Wolfenstein: The New Order – The Review

Because shooting Nazis never goes out of style.

This game took us by surprise.  We grew up spoon fed on ID’s early but revelatory works, namely Wolfenstein and Doom, and both series have certainly faltered in recent memories (yes, we are already dubious of the next Doom title before even seeing a trailer).  But rejoice, apparently there is a compelling Wolfenstein story to tell provided it’s in the hands of a capable developer such as Machinegames – comprised of developers behind the Chronicles of Riddick games as well as The Darkness.  We haven’t had this much fun killing Nazis in a long, long time.

Wolfenstein: The New Order takes place in an alternate reality timeline where the allies lost World War II and our protagonist, returning champion B.J. Blazkowics, has spent close to 15 years locked away in a asylum after a botched mission.  Fortunately some bloodthirsty Nazis arrive to kill everyone in the building which is the therapeutic catharsis you need to kick your catatonic state and jumpstart the game.  From there you become a one man army inspiring uprising of the resistance a la Gordon Freeman of Half-Life 2.  The story does seem a bit schizophrenic highlighting the real-life horrors of concentration camps against the campy experiences of doing things like traveling to the moon or fighting giant robots, but any exploitative undertones are quickly washed away sheer amount of brutal Nazi carnage your pull off before you get to the end credits – much like Inglourious Basterds.


Gameplay is a good combination of run and gun action mixes with highly-mobile stealth based executions.  Usually your purpose is to silently remove the handful of enemies in each area capable of calling in for backup before letting slip the dogs of war.  Your character is capable of powerups based on in-game achievements that make for worthwhile goals.  The game is at its best during the frenetic shootouts as you tear down wave after wave of enemies grabbing guns on the fly and finding ad hoc cover to let your health regenerate and catch your breath as needed.  

It’s remarkable how much Machinegames has evolved Id’s original formula yet still make it feel very much like a Wolfenstein experience.  Our favorite detail was the inclusion of a final boss that feels very much ripped from the original Wolfenstein games but packs a huge punch pulling in an innocuous decision you’re forced to make in the first level of the game.  Well done, Machinegames, our mouths hit the floor when we fully understood what we were up against in the finale.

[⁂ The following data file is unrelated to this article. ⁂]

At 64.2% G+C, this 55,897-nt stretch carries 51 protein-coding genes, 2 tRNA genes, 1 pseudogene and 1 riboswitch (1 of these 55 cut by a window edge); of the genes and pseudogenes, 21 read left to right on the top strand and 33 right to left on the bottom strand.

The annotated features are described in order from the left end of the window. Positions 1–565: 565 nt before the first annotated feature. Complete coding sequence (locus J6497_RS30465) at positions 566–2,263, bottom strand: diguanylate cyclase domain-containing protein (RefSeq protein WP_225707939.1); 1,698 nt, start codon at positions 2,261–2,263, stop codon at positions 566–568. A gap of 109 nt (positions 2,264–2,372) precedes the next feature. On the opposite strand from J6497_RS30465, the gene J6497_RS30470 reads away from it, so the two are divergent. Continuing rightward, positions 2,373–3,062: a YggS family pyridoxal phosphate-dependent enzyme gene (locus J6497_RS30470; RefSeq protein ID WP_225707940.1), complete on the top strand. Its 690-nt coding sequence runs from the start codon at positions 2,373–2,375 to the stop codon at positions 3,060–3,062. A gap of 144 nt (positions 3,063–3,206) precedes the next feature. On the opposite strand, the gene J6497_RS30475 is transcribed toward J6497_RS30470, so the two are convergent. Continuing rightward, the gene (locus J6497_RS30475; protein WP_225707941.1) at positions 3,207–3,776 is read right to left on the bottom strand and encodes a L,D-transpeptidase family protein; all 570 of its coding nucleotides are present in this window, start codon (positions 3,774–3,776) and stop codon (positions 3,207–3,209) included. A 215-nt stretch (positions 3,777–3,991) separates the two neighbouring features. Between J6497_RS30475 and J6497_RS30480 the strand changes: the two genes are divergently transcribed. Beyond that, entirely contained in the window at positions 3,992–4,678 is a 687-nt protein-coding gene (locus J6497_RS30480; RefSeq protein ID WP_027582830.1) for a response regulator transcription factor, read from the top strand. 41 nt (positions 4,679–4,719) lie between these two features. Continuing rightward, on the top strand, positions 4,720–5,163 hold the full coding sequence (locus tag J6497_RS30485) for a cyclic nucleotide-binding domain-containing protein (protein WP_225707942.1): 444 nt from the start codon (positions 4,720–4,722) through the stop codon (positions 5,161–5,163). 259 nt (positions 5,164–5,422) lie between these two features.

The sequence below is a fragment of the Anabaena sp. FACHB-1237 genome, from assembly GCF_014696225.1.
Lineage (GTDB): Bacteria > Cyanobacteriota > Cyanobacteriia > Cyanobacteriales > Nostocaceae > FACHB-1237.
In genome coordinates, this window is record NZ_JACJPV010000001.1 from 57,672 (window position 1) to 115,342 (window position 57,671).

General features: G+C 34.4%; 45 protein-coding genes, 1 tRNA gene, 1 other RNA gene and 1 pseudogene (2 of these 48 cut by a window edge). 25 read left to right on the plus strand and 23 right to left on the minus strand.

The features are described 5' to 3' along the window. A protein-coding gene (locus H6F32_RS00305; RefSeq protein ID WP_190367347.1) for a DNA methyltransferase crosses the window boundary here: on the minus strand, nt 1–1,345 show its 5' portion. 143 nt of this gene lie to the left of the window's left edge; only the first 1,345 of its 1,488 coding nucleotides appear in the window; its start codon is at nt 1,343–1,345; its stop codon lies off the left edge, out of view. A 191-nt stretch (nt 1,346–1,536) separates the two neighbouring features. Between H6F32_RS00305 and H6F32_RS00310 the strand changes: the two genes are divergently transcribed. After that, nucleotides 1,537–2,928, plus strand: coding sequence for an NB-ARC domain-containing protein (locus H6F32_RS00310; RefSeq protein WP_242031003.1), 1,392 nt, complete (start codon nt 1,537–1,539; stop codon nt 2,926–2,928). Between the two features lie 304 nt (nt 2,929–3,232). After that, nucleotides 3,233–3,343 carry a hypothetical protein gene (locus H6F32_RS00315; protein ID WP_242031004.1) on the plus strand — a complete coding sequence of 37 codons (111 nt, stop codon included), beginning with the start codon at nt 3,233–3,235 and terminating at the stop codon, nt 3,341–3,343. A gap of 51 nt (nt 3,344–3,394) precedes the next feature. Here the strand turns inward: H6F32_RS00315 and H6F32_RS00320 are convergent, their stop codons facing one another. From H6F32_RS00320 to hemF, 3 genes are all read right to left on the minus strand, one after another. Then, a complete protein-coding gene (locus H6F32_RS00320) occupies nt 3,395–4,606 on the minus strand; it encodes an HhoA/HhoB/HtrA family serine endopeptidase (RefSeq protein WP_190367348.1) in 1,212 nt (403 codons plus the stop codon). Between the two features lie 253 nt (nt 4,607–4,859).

Overall it’s a great but somewhat forgettable ride.  You’ll want to rush to the end to see how the story wraps up (spoiler – MachineGames leaves a lot of loose ends purposefully for a sequel) but as the credits roll you’ll be hard pressed to want to return.  There is an alternative storyline you can follow which wouldn’t be the worst way to lose another 10 hours of your life for those completionists.  We do commend MachineGames for focusing its efforts into a single player only experience though which, again, made the Wolfenstein franchise relevant again which is a surprising accomplishment.  We’ll see if the remarkably effective story-telling and tight action-oriented gameplay is enough to fully revive the 30 year old franchise, but it certainly is enough to merit making MachineGames’ next project one to keep a close eye on.


Depending on your platform, Wolfenstein is a stunning game to look at especially with its silky framerate.  We experienced some pop-in of artwork but nothing too detrimental to overall experience.  Even on last gen consoles, this game shines.

Graphics - 90


The game is one of the better FPS games to play right now especially as it stands on the shoulders of other games with great ideas.  You have regenerating health up to a point which means you’ll never be stuck in an unwinnable battle and yet you’re still eager to find healthpacks.  You have Far Cry 3’s ability to silently and quickly eliminate enemies with melee but still are able to improvise quickly during massive firefights with guns and ammo that will litter the floor around you.  Even if you start to get overwhelmed in any sequence, Machinegames will help you out with more health or guns after so many retries.  There is a lot of polish to the gameplay, we just wish there were more outstanding sequences.

Gameplay - 90


It’s not easy for a single player FPS shooter to be replayable yet the alternate storyline and unlockable perks may be enough to bring you back around one more time.  Those reasons alone are better than time trials or any other arbitrary measure we usually see in games that try to encourage you to play more.

Replayability - 70

Overall - 88

Seriously, this game is worth your time if you’re even a casual fan of FPS games and/or the Wolfenstein series.  It’s much better than anyone thought it could be.  Don’t miss out of this great experience.